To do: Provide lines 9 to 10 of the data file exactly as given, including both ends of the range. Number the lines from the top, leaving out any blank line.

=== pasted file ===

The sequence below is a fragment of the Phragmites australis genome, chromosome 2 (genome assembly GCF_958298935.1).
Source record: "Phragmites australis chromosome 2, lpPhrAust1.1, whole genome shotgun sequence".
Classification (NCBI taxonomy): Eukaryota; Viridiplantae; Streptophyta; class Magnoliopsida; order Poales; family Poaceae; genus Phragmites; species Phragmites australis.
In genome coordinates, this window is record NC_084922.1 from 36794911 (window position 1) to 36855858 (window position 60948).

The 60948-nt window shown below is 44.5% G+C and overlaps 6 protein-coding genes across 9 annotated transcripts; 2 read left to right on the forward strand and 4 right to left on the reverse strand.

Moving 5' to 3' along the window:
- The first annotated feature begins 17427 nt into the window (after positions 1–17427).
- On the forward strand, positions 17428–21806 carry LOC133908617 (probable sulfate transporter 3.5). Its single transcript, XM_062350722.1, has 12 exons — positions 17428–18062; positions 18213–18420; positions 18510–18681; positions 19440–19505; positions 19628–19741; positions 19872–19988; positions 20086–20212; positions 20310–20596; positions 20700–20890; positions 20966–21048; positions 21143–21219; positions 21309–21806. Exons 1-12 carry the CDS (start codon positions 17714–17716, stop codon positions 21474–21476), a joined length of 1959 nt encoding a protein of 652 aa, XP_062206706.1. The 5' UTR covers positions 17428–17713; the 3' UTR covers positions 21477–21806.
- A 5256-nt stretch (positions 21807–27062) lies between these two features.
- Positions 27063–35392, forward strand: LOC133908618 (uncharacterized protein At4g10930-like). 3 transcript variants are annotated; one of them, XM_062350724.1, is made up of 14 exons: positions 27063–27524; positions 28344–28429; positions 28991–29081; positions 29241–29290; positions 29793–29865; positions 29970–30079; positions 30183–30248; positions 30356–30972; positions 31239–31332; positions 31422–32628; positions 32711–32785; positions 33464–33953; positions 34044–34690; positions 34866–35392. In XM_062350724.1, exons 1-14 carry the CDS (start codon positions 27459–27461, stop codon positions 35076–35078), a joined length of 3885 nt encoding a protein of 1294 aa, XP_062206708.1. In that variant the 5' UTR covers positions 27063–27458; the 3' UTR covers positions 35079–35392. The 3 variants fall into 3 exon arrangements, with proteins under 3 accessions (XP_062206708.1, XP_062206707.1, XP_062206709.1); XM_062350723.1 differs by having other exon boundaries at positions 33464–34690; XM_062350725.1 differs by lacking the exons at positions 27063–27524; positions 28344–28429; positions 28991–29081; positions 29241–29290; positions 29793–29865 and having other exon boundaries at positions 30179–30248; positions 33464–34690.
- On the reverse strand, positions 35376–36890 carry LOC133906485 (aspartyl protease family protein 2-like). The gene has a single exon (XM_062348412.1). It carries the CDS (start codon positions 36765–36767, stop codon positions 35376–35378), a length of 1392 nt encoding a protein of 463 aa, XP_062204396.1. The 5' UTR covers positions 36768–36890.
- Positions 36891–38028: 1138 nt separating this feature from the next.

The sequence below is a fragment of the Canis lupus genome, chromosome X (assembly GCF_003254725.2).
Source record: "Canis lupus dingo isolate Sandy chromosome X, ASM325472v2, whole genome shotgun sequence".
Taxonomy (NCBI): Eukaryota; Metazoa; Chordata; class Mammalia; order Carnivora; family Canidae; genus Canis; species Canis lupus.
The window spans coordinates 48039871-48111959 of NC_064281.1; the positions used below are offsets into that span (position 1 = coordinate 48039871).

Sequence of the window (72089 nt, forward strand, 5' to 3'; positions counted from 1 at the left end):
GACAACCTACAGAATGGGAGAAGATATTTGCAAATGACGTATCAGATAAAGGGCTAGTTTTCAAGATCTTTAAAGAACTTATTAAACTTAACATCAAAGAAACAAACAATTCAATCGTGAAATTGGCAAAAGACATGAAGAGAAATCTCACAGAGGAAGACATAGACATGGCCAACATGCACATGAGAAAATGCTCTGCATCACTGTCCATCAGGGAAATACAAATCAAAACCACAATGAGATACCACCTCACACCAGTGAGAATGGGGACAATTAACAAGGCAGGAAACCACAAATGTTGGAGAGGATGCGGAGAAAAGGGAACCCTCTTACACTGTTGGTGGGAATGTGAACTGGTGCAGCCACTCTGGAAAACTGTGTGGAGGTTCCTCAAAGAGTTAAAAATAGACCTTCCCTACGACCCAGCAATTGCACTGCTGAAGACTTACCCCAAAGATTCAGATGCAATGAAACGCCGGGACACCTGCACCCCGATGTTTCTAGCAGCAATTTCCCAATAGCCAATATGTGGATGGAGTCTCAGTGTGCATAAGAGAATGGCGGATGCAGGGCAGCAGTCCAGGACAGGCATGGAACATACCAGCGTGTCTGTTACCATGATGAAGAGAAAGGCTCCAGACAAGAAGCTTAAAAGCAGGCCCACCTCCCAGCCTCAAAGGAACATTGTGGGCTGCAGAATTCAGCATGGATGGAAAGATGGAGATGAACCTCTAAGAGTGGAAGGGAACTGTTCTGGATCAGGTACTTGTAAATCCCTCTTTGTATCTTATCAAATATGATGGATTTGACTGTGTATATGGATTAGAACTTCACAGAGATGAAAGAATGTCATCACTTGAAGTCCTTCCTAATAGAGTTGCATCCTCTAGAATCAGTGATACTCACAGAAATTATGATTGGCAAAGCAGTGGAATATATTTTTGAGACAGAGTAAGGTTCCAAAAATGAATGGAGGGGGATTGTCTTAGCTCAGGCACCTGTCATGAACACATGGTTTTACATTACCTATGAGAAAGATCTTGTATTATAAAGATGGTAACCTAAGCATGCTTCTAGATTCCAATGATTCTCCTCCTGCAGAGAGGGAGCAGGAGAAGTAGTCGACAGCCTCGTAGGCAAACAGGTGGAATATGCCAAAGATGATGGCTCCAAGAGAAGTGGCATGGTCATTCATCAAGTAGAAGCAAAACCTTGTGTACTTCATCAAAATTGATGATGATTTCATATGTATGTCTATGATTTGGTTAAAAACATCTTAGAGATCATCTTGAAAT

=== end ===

- A 5256-nt stretch (positions 21807–27062) lies between these two features.
- Positions 27063–35392, forward strand: LOC133908618 (uncharacterized protein At4g10930-like). 3 transcript variants are annotated; one of them, XM_062350724.1, is made up of 14 exons: positions 27063–27524; positions 28344–28429; positions 28991–29081; positions 29241–29290; positions 29793–29865; positions 29970–30079; positions 30183–30248; positions 30356–30972; positions 31239–31332; positions 31422–32628; positions 32711–32785; positions 33464–33953; positions 34044–34690; positions 34866–35392. In XM_062350724.1, exons 1-14 carry the CDS (start codon positions 27459–27461, stop codon positions 35076–35078), a joined length of 3885 nt encoding a protein of 1294 aa, XP_062206708.1. In that variant the 5' UTR covers positions 27063–27458; the 3' UTR covers positions 35079–35392. The 3 variants fall into 3 exon arrangements, with proteins under 3 accessions (XP_062206708.1, XP_062206707.1, XP_062206709.1); XM_062350723.1 differs by having other exon boundaries at positions 33464–34690; XM_062350725.1 differs by lacking the exons at positions 27063–27524; positions 28344–28429; positions 28991–29081; positions 29241–29290; positions 29793–29865 and having other exon boundaries at positions 30179–30248; positions 33464–34690.